NeuroMechFly, as the researchers at EPFL call their new model, is a “morphologically realistic biomechanical model” based on careful scans and close observation of actual flies. The result is a 3D model and movement system that, when prompted, does things like walk around or respond to certain basic stimuli pretty much as a real fly would.

To be clear, this isn’t a complete cell-by-cell simulation, which we’ve seen some progress on in the last few years with much smaller microorganisms. It doesn’t simulate hunger, or vision or any sophisticated behaviors — not even how it flies, only how it walks along a surface and grooms itself.

What’s so hard about that, you ask? Well, it’s one thing to approximate this type of movement or behavior and make a little 3D fly that moves more or less like a real one. It’s another to do so to a precise degree in a physically simulated environment, including a biologically accurate exoskeleton, muscles, and a neural network analogous to the fly’s that controls them.

To make this very precise model, they started with a CT scan of a fly, in order to create the morphologically realistic 3D mesh. Then they recorded a fly walking in very carefully controlled circumstances and tracked its precise leg movements. EPFL researchers then needed to model exactly how those movements corresponded to the physically simulated “articulating body parts, such as head, legs, wings, abdominal segments, proboscis, antennae, halteres,” the latter of which is a sort of motion-sensing organ that helps during flight.

Image Credits: Pavan Ramdya (EPFL)

They showed that these worked by bringing the precise motions of the observed fly into a simulation environment and replaying them with the simulated fly — the real movements mapped correctly onto the model’s. Then they demonstrated that they could create new gaits and movements based on these, letting the fly run faster or in a more stable way than what they had observed.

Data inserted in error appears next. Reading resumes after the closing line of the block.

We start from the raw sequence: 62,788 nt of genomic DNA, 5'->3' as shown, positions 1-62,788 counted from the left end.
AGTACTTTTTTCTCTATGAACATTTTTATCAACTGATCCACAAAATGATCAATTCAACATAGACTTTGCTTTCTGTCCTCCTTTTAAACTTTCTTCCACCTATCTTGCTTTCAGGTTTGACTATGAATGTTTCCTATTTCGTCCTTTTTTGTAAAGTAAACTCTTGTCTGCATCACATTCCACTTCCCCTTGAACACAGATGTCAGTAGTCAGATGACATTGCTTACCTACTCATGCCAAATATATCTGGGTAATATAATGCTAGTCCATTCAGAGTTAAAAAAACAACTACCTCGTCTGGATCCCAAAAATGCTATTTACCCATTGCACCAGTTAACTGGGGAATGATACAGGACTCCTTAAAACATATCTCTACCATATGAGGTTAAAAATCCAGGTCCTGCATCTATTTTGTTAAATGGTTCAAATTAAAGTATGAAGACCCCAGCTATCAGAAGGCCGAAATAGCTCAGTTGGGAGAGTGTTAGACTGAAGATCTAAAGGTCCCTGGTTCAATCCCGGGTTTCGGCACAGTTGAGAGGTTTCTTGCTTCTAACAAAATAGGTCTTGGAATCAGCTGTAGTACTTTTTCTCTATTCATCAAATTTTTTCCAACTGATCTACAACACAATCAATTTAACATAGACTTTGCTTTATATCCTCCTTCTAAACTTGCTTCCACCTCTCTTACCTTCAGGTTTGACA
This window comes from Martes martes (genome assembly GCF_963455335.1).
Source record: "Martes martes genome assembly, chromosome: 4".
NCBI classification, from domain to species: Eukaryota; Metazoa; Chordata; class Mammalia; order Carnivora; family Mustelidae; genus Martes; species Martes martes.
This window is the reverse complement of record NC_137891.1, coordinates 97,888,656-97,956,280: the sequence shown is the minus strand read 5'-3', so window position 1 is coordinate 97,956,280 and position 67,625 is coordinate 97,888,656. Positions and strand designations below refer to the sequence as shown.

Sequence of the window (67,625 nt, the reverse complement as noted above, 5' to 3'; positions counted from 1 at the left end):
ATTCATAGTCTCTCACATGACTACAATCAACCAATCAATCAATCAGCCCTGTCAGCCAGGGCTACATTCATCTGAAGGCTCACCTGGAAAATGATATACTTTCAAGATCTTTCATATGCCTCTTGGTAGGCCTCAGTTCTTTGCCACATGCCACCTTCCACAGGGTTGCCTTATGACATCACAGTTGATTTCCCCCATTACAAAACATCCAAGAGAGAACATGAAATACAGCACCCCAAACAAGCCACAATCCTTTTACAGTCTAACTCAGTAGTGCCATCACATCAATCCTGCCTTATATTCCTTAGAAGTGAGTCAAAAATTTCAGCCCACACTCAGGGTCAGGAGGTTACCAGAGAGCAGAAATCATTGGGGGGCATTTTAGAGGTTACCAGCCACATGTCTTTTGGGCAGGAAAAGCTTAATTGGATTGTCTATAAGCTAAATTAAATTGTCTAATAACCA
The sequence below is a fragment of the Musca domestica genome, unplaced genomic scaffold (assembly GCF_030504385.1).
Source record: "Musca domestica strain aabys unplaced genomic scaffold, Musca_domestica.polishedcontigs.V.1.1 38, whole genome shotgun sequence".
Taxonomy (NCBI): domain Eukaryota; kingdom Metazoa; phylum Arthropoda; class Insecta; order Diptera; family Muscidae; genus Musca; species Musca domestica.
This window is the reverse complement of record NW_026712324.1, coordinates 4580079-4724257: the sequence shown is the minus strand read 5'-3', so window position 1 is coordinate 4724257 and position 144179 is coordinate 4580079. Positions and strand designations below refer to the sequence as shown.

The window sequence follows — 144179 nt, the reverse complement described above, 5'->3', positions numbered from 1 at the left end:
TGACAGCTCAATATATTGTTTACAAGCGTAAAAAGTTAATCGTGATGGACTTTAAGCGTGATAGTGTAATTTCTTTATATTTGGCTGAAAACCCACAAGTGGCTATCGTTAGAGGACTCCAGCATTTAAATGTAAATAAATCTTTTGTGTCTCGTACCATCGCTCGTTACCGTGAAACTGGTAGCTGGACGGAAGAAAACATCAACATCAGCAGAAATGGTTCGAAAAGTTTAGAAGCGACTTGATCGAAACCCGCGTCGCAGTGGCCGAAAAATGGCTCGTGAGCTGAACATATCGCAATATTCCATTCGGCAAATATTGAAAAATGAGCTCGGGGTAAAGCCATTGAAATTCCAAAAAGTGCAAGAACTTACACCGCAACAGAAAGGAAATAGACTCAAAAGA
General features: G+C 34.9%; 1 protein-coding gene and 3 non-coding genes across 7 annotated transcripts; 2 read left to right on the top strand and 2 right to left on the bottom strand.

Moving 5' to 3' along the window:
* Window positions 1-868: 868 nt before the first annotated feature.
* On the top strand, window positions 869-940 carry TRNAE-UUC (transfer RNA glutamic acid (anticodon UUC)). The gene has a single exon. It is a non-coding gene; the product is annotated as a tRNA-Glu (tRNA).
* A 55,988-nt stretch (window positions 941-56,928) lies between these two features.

Image Credits: Pavan Ramdya (EPFL)

Not that they’re improving on nature, exactly; they’re just showing that the simulation of the fly’s movement extended to other, more extreme examples. Their model was even robust against virtual projectiles…to a certain extent, as you can see in the animation above.

“These case studies built our confidence in the model. But we are most interested in when the simulation fails to replicate animal behavior, pointing out ways to improve the model,” said EPFL’s Pavan Ramdya, who leads the group that built the simulator (and other D. melanogaster–related models). Seeing where their simulation breaks down shows where there’s work to do.

“NeuroMechFly can increase our understanding of how behaviors emerge from interactions between complex neuromechanical systems and their physical surroundings,” reads the abstract of the paper published last week in Nature Methods. By better understanding how and why a fly moves the way it does, we can understand the systems that underlie it better as well, producing insights in other areas (fruit flies are among the most used experimental animals). And of course if we ever wanted to create an artificial fly for some reason, we would definitely want to know how it works first.